GRAIN MARKETS: Funds flee soybeans when chart supports give way

Corn and wheat follow soybean markets lower.

Bryce Knorr, Contributing market analyst

January 31, 2017

3 Min Read
GRAIN MARKETS: Funds flee soybeans when chart supports give way

Grain futures closed lower on Monday, with steep losses in soybeans leading the way down. Absence of Asian buyers who are off for Lunar New Year holidays, along with a sell-off on Wall Street, opened the floodgates as funds liquidated bullish bets.

Stocks sold off in Europe and continued to hemorrhage in the U.S., sending the Dow back below its 20,000 milestone from last week in the first hour of trading. The dollar was also volatile, rallying off overnight lows before moving back into the red. Officials at the Federal Reserve begin a two-day meeting on monetary policy Tuesday. While no changes to interest rates are expected, central bankers could adjust the wording of their statement to address some of the new risks in the market.

Despite the big moves elsewhere, crude oil posted fairly modest loses after two-sided trade. Last Friday's "Commitment of Traders" showed that money managers built up their net long position in crude to its biggest level ever while also buying crops and livestock.

Corn prices sold off in sympathy with the downdraft in soybeans, as March futures failed to hold chart support at the line drawn off December and January lows, trading below the 50-day moving average before firming somewhat.

Selling in new crop continues to be more limited on ideas farmers could cut acreage this spring. The latest ammunition on that front came from the fertilizer market, where ammonia contracts for February at the Gulf jumped 28%, on top of earlier increases for urea and UAN.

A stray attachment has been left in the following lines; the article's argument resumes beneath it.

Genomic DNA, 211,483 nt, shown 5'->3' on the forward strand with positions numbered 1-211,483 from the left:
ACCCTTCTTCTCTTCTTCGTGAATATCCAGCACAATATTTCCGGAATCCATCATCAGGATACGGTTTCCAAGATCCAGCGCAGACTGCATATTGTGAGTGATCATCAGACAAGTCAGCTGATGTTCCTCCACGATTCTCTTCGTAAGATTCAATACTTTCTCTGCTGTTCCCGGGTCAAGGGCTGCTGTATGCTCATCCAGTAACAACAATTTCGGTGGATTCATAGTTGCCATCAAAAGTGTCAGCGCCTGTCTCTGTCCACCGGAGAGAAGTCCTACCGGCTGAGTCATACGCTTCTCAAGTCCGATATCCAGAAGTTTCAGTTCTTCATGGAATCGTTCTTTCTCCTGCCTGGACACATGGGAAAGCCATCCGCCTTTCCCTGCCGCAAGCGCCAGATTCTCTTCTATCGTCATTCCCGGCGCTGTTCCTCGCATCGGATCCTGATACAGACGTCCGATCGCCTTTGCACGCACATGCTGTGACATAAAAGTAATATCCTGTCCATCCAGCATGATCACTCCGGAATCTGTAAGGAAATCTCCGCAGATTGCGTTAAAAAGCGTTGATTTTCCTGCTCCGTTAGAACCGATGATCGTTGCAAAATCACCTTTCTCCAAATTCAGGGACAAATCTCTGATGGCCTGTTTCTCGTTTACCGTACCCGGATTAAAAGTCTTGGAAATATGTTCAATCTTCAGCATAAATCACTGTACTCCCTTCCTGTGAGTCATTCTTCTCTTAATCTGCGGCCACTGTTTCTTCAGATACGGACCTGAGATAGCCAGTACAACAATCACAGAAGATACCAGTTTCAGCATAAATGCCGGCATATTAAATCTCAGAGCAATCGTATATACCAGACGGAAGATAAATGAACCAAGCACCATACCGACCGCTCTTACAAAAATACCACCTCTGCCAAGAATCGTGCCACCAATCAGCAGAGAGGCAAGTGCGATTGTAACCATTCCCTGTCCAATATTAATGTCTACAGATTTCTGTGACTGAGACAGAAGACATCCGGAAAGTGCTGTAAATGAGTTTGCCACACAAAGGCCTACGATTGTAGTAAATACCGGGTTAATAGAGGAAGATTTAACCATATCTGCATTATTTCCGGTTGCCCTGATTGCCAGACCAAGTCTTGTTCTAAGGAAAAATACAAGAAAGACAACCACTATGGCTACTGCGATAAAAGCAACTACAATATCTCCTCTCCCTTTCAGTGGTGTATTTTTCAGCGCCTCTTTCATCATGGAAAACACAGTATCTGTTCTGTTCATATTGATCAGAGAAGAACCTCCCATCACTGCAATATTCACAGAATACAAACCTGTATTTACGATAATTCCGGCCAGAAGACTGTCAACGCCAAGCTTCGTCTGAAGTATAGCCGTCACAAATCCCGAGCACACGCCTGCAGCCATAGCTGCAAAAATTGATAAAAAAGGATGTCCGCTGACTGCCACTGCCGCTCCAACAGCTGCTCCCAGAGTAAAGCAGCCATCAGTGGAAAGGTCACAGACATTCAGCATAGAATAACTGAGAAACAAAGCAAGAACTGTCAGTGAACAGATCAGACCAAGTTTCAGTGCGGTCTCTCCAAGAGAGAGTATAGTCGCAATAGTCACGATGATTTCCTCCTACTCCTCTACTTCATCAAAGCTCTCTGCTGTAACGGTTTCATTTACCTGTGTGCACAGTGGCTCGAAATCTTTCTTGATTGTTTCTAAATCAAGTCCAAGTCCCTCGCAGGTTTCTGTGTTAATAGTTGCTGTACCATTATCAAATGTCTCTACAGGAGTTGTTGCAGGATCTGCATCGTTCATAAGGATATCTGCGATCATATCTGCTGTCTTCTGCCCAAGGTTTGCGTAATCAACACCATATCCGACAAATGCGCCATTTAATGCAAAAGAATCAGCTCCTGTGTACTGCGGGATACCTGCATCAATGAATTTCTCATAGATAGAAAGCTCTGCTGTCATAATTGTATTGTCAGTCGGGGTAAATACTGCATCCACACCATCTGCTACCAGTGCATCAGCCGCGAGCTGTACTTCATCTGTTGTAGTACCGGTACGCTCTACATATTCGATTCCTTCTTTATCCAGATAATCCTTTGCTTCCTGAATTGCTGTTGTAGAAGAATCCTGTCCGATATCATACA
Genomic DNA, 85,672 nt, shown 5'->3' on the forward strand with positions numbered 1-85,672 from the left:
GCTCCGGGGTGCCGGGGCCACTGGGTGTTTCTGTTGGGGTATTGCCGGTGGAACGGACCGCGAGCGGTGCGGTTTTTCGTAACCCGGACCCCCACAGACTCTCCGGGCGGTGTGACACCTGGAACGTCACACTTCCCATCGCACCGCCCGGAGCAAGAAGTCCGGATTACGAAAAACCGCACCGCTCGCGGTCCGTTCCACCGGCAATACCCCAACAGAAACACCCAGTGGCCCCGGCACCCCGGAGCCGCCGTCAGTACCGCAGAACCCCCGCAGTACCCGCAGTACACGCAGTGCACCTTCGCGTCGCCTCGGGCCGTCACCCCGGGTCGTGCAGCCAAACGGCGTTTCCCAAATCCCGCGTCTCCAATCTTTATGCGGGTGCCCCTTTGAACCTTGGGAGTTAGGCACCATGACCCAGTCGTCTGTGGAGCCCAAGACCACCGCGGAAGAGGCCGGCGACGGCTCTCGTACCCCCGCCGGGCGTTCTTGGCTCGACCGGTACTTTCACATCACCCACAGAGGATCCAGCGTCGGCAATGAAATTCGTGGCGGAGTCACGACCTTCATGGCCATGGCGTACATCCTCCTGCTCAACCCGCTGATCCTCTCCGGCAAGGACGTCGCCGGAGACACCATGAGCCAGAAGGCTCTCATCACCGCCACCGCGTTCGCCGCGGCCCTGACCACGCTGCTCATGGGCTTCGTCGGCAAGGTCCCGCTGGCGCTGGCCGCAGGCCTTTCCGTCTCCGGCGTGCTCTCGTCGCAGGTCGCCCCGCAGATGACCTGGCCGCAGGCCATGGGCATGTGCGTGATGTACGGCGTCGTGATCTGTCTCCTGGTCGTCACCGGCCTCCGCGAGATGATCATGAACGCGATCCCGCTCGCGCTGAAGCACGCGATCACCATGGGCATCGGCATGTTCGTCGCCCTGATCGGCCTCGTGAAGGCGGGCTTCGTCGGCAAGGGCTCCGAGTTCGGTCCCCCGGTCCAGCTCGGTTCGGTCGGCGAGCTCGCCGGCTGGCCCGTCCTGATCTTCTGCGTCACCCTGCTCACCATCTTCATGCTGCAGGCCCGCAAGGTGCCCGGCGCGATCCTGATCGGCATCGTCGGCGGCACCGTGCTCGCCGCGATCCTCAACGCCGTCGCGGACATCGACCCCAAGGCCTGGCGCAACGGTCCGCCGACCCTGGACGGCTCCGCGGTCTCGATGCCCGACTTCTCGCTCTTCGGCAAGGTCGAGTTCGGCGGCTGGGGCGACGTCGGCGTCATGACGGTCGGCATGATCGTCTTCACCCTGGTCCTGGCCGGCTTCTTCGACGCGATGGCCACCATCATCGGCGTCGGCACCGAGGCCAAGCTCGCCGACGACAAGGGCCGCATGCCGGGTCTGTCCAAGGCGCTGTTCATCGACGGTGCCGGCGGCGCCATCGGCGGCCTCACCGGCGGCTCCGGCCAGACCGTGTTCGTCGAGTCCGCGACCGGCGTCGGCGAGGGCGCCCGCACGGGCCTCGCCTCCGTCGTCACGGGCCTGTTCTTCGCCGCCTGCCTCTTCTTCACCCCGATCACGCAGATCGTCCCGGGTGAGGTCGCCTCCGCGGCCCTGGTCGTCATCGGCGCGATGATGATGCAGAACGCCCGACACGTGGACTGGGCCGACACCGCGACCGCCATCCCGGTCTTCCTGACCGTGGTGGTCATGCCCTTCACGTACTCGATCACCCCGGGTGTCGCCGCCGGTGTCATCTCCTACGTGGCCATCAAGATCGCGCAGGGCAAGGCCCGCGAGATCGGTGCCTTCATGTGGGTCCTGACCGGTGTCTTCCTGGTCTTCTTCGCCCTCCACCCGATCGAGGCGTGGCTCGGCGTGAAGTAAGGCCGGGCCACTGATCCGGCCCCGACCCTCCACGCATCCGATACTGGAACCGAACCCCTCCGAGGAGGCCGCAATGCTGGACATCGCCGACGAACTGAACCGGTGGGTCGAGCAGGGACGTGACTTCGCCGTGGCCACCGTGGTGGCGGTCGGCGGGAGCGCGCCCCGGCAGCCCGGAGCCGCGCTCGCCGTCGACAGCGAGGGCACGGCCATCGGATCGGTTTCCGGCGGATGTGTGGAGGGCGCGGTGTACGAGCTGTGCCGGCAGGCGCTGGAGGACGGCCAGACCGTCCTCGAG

Better demand news also helped keep corn from falling apart. USDA announced the sale of 4.1 million bushels to Columbia under its daily reporting system for large purchases. And the agency later reported export inspections of 41.8 million bu. last week. That beat the high end of trade guesses, though it still lagged the total needed every week through August to reach USDA's forecast for the 2016 crop.

Year-to-date inspections are well above that pace, thanks to a strong start to the shipping season boosted by a short crop last year in Brazil. The additional demand has kept shipments above average levels since harvest. Inspections typically begin rising from January into April, the peak U.S. shipping season.

Soybeans hit the skids big time on Monday, with the slow drip lower of the last two weeks turning into a deluge. March futures failed to hold moving average support above $10.30, opening the door to more widespread liquidation. Friday's Commitment of Traders showed big speculators added 33,344 contracts to their bullish bets as of Tuesday, crowding the doors as sellers rushed the exits.

Soybeans have showed a modest correlation to stock prices recently, so the selling on Wall Street added pressure as weather in Argentina continues to improve as well.

Export inspections of 59.9 million bushels were well above the top end of trade guesses and nearly tripled the weekly rate forecast by USDA for the rest of the crop year. Year-to-date inspections are running 8% above that pace. The good showing came even though China accounted for 55% of the business, down from recent levels. Chinese traders are off until Friday, when markets reopen after Lunar New Year holidays.

Wheat prices followed other markets lower, as concerns about demand resurfaced. Minneapolis March paced the losers on bear spreading with deferreds, after spring wheat basis continued to weaken last week. Chicago March couldn't hold a test of its 50-day moving average, which the hard red winter wheat contract was able to close above0.

Wheat inspections out this morning remained subdued, despite a big week of new export bookings reported last week. Total inspections of 11.8 million bushels were in line with trade guesses, but fell more than 8 million below the rate forecast by USDA for the rest of the marketing year. Year-to-date inspections are running 9% behind that pace.

Crop ratings out this week for January will show some states coped with variable winter weather. Much of the hard red winter wheat belt on the Plains received above average precipitation over the past 30 days, though the current outlook is dry for the next two weeks.

About the Author(s)

Bryce Knorr

Contributing market analyst, Farm Futures

Bryce Knorr first joined Farm Futures Magazine in 1987. In addition to analyzing and writing about the commodity markets, he is a former futures introducing broker and Commodity Trading Advisor. A journalist with more than 45 years of experience, he received the Master Writers Award from the American Agricultural Editors Association.

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